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He’s Never Bought Me Flowers

By Melanie Moffett
In Center Block
Feb 1st, 2016
Man Holding a Bouquet of Flowers Behind His Back

Man Holding a Bouquet of Flowers Behind His Back

article by Meredith McKinnie

It’s been two years and eight months since we first met. And in that time, not so much as a petal. No roses for Valentine’s Day, no lilies on my birthday, no convenient camellias picked from my Mom’s garden just because, no sliding the stem behind my ear for affect…nothing. This should bother me, right? Girls get flowers; they’re pretty; they make us feel special. It shows everyone else how much he loves me. And though we say we don’t care, we do. No one wants to be the one girl at the office who doesn’t get a bouquet at the end of February. But last year, that was me.

Years ago, in my last serious relationship, I received flowers all the time, dozens of bright, red roses. I told myself that he chose those because red was my favorite color, not because it was the most typical and readily available. I relished those roses. I needed those roses. That was his love language. But the roses became predictable, no variety, as if no thought went into the gift, just autopilot, like his coffee he picked up every morning. I began to resent the roses. He sensed my displeasure and went from one dozen to three, and thus more resentment.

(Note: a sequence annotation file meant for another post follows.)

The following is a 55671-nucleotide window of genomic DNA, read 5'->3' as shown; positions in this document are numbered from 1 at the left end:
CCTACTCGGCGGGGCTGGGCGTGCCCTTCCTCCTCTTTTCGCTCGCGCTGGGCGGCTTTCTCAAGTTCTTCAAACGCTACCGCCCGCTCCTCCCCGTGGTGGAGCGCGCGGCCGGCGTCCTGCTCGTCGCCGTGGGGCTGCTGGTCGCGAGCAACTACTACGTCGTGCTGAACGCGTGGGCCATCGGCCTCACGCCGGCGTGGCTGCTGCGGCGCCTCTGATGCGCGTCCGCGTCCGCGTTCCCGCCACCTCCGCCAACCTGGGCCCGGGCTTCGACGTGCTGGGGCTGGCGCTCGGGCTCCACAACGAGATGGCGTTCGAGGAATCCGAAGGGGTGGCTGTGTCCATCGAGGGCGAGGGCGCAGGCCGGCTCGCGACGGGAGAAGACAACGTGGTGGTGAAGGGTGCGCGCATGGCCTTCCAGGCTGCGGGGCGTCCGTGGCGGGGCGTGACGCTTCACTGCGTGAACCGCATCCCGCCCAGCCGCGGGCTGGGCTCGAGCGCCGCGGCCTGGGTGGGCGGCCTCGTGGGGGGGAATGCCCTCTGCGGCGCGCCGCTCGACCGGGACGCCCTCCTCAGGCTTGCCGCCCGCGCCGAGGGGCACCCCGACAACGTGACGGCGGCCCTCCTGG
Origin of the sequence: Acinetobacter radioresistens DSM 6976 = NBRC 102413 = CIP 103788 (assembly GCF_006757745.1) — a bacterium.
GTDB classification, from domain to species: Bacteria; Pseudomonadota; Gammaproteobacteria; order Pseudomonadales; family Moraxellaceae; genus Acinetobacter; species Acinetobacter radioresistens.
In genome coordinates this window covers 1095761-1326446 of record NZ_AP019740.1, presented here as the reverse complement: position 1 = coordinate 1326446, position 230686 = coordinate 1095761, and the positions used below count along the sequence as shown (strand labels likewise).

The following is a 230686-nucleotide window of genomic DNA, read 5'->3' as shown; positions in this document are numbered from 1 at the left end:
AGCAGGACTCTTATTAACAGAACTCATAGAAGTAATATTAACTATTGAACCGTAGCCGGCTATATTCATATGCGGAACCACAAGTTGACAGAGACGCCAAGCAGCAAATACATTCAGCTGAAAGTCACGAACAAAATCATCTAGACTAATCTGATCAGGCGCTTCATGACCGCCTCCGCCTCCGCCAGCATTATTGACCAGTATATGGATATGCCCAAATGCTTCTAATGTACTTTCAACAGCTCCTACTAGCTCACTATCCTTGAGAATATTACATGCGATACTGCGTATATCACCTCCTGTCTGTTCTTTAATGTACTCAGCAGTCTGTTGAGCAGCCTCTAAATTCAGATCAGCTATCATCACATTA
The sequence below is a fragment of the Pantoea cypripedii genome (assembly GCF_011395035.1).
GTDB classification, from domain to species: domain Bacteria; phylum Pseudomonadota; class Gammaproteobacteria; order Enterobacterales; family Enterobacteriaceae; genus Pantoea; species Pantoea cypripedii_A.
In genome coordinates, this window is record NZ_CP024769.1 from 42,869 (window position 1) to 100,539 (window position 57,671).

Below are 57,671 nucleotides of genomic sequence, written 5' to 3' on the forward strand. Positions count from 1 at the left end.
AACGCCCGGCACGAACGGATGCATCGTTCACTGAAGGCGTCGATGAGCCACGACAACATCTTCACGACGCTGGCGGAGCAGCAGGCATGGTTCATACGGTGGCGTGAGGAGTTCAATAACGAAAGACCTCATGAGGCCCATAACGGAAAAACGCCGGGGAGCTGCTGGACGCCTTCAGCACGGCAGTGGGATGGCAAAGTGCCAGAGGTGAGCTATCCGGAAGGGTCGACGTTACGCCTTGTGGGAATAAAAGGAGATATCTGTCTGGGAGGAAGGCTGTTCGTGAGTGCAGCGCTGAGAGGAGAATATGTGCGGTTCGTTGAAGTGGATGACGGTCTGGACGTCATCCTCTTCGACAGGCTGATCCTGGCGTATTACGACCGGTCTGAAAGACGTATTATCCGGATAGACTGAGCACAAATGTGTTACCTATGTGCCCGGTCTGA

As the relationship grew stale, and the dozens continued to grow, I noticed a trend. The worse he screwed up, the bigger the bouquet. The more he hurt me, the more blood red roses I would get. The last monstrosity of a bouquet I received got me thinking, “What did he do this time?” And after a charge even bigger than usual on the bank statement, I got curious. So pretending to be his secretary, I called the flower shop. Apparently there were two orders, sent to two addresses, and that’s when I knew. The flowers weren’t his love language; they were his guilt gifts. I never told him I called. I didn’t have to. The relationship was disintegrating. It had run its course and it had run me ragged.

I had mistaken the flowers for affection. A show of emotion does not equate a depth of emotion. Perhaps he loved me as much as he could. Perhaps he wasn’t capable of love at all. Perhaps he’s never learned to love himself. But I was tired of guessing and accepting flowers as a substitute for the love I wasn’t getting, the respect I deserved.

So instead of flowers, I now have fireworks. Instead of vases, I have stability. Instead of petals, I’m met with patience. And this man, this man without flowers, gives me more than a guilt gift, or a show or a fake, repetitive gesture. He gives me his time, his affection, his kindness. He looked across the living room the other day, when I was in a stained T-shirt and gym shorts from ten years ago, not a swipe of makeup on my face and he just stared at me. He simply said, “You’re so cute.” And while it was a small gesture, and no one at the office saw it, it beat the mess out of some flowers. If he never buys me a single stem, that’s just fine with me.